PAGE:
Company President Started Out As Fertilized Embryo

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Company President Started Out As Fertilized Embryo

Multimillionaire business leader David Gilford says he owes all of his wealth and business success to his early days undergoing mitotic division.
Multimillionaire business leader David Gilford says he owes all of his wealth and business success to his early days undergoing mitotic division.

NEW YORK—Marveling at just how far he had come in 56 years, MerCal Enterprises president David Gilford reflected this week on his rise from a humble fertilized embryo to head of a publicly traded multinational company.

Speaking from his executive suite, Gilford told reporters that as leader of a business that regularly reports billions in profits, his current station in life is a far cry from his beginnings as a newly formed zygote, when he didn’t have single dollar or functioning circulatory system to his name.

“It wasn’t easy at the beginning, just grinding it out for nine long months,” said Gilford, noting that immediately following conception he was guided by little more than the cilia that pushed him down the fallopian tube, having never even seen a quarterly report or attended a shareholders meeting. “Back then I didn’t know which way was up. I was struggling just to work my way toward the womb.”

“But here I am now, an hour away from signing off on the largest acquisition in this company’s history,” he continued. “I sure didn’t realize it back then, but when that sperm cell fused with that ovum and endowed me with two sets of chromosomes, it set me on the path to the corner office I’m in now.”

Gilford said he never even entertained the possibility that the differentiated tissue groups he began to form after attaching to the uterine wall would one day lead to him overseeing more than 7,000 employees in 11 global offices. While it now seems obvious that the placental nutrients he was receiving from his mother have been pivotal in his appearing year after year on Forbes’ list of the nation’s highest-paid chief executives, Gilford admitted that, at the time, he didn’t stand out as anything special.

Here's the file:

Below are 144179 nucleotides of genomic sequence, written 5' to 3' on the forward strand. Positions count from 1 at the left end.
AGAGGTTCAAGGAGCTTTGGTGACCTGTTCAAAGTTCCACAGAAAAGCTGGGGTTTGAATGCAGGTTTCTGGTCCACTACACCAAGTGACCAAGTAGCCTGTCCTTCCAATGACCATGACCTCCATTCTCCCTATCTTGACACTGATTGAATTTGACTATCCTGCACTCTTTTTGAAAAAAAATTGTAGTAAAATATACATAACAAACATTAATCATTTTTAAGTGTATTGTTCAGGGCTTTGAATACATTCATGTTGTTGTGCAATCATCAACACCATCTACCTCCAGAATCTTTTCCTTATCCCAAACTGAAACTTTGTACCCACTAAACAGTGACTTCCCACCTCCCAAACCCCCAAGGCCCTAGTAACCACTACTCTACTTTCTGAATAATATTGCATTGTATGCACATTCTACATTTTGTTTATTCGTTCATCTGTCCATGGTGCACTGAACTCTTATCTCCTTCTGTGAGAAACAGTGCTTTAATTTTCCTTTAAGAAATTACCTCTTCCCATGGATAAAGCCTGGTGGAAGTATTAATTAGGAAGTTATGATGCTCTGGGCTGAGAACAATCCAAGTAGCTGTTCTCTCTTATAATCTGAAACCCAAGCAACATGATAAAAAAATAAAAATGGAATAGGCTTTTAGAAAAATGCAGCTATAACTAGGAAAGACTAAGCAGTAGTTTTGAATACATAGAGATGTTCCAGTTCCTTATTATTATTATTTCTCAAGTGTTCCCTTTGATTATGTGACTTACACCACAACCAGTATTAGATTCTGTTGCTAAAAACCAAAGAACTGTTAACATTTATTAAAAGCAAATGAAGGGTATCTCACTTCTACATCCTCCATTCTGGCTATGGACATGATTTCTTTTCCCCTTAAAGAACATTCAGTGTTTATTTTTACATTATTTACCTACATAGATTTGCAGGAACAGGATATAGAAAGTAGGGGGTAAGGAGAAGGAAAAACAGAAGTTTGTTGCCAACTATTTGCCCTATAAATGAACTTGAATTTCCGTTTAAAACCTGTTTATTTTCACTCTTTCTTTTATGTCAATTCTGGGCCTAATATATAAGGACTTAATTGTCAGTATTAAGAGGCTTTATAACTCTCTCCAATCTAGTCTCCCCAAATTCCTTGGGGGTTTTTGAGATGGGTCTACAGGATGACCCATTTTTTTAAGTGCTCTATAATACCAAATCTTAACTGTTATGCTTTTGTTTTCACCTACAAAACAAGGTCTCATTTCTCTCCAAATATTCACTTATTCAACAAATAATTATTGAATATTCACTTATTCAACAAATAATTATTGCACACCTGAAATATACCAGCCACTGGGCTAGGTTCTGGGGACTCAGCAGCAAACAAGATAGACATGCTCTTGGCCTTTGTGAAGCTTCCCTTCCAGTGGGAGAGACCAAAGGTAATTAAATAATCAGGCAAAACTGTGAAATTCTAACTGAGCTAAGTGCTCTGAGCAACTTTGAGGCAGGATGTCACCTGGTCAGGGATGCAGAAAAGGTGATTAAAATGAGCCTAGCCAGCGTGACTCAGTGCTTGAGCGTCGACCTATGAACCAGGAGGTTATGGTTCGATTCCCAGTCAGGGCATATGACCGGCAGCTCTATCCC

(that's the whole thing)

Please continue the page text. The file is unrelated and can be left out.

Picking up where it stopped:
“I don’t think I screamed ‘future CEO’ when people looked at me back in those days,” said Gilford, who, as a blastula, had only begun developing new non-maternal mRNA. “What did I know about negotiating or leveraging? I knew how to fill my central cavity with fluid. That’s what I could do, so I did it.”

“I probably seemed like just another neural groove with a brain bulge,” he added. “But you can’t climb that ladder without the bottom rung.”

By day 105, however, rudimentary air sacs had begun to develop in the future magnate’s lungs and his nervous system had gained control over multiple bodily functions, events that Gilford said were “absolutely crucial” in his acceptance into the prestigious Wharton School and later joining Morgan Stanley as a finance analyst immediately upon graduation.

But while he received a compensation package last year of more than $16 million, including cash and stock options, in no small part due to the cartilage, muscle, and bone structures that developed from his mesoderm, Gilford admitted it was not smooth sailing all the way. At week 11, his eyelids suddenly closed for nearly two months, a discouraging setback that Gilford said ultimately helped almost as much as everything that went right.

“When I think about it, what I went through in those first trimesters helped make me the business leader I am today,” he said, speculating that those 38 long weeks instilled in him a sense of patience and the essential cardiovascular functions needed to make his way in the cutthroat business world. “One of the most important things in this profession is adapting to changing conditions, and I’m a guy who successfully transitioned out of living in a liquid-based environment to breathing oxygen. And I did it entirely on my own.”

Most important to his success, according to Gilford, has been never taking his good fortune for granted and appreciating how much he has progressed from his simple early days plodding through organogenesis, sexual differentiation, and limb development.

“Look, I started out with nothing more than a single cell,” said Gilford, who makes a point of frequently reminding himself of all those weeks he had to scrape by on whatever was delivered to him through his umbilical cord. “And then I managed to double it, double that again, and then double that again. At this point I think I’m estimated to have about 100 trillion of them.”

“Not bad for a kid who was briefly in breech presentation,” he added.

The multimillionaire acknowledged that, despite his own hard work, he did not make it to his current position entirely on his own. According to Gilford, he’d never have an apartment on Park Avenue or a 75-foot yacht had his mother not paid attention to her diet and behavior during pregnancy or received such expert care from her obstetrician, both of which Gilford said kept him going when fetal viability seemed a million miles away.

And despite his eight-figure salary, Gilford told reporters he has yet to succumb to the trappings of his high status and hasn’t forgotten the days when he was covered in a thin layer of lanugo.

“A lot of people think I’ve changed as a person since fertilization, and in some ways maybe I have,” he said, reflecting on his increased attention to profit margins as well as his ability to grasp objects. “But don’t let the hand-tailored suits and my completely fused skull fool you.”

“Deep down, I’m still that same pair of gametes,” he added.

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